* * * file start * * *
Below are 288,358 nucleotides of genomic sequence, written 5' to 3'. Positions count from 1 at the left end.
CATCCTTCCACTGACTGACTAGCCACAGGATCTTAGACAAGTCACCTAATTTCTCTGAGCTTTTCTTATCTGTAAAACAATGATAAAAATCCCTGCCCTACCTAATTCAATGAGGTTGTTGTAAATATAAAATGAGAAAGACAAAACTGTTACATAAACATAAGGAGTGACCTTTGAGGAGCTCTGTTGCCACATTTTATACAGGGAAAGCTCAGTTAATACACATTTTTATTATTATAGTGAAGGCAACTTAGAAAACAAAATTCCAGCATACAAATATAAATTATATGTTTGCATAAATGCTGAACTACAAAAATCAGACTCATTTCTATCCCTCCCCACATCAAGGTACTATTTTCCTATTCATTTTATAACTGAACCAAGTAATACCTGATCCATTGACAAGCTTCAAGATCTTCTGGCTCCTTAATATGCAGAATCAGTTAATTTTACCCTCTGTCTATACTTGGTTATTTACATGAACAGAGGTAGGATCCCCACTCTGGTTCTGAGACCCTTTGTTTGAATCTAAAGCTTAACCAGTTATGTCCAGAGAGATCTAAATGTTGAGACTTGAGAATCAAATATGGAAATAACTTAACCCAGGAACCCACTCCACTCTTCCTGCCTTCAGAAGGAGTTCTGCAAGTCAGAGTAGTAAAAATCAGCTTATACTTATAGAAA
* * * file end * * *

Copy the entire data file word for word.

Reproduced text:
Below are 288,358 nucleotides of genomic sequence, written 5' to 3'. Positions count from 1 at the left end.
CATCCTTCCACTGACTGACTAGCCACAGGATCTTAGACAAGTCACCTAATTTCTCTGAGCTTTTCTTATCTGTAAAACAATGATAAAAATCCCTGCCCTACCTAATTCAATGAGGTTGTTGTAAATATAAAATGAGAAAGACAAAACTGTTACATAAACATAAGGAGTGACCTTTGAGGAGCTCTGTTGCCACATTTTATACAGGGAAAGCTCAGTTAATACACATTTTTATTATTATAGTGAAGGCAACTTAGAAAACAAAATTCCAGCATACAAATATAAATTATATGTTTGCATAAATGCTGAACTACAAAAATCAGACTCATTTCTATCCCTCCCCACATCAAGGTACTATTTTCCTATTCATTTTATAACTGAACCAAGTAATACCTGATCCATTGACAAGCTTCAAGATCTTCTGGCTCCTTAATATGCAGAATCAGTTAATTTTACCCTCTGTCTATACTTGGTTATTTACATGAACAGAGGTAGGATCCCCACTCTGGTTCTGAGACCCTTTGTTTGAATCTAAAGCTTAACCAGTTATGTCCAGAGAGATCTAAATGTTGAGACTTGAGAATCAAATATGGAAATAACTTAACCCAGGAACCCACTCCACTCTTCCTGCCTTCAGAAGGAGTTCTGCAAGTCAGAGTAGTAAAAATCAGCTTATACTTATAGAAA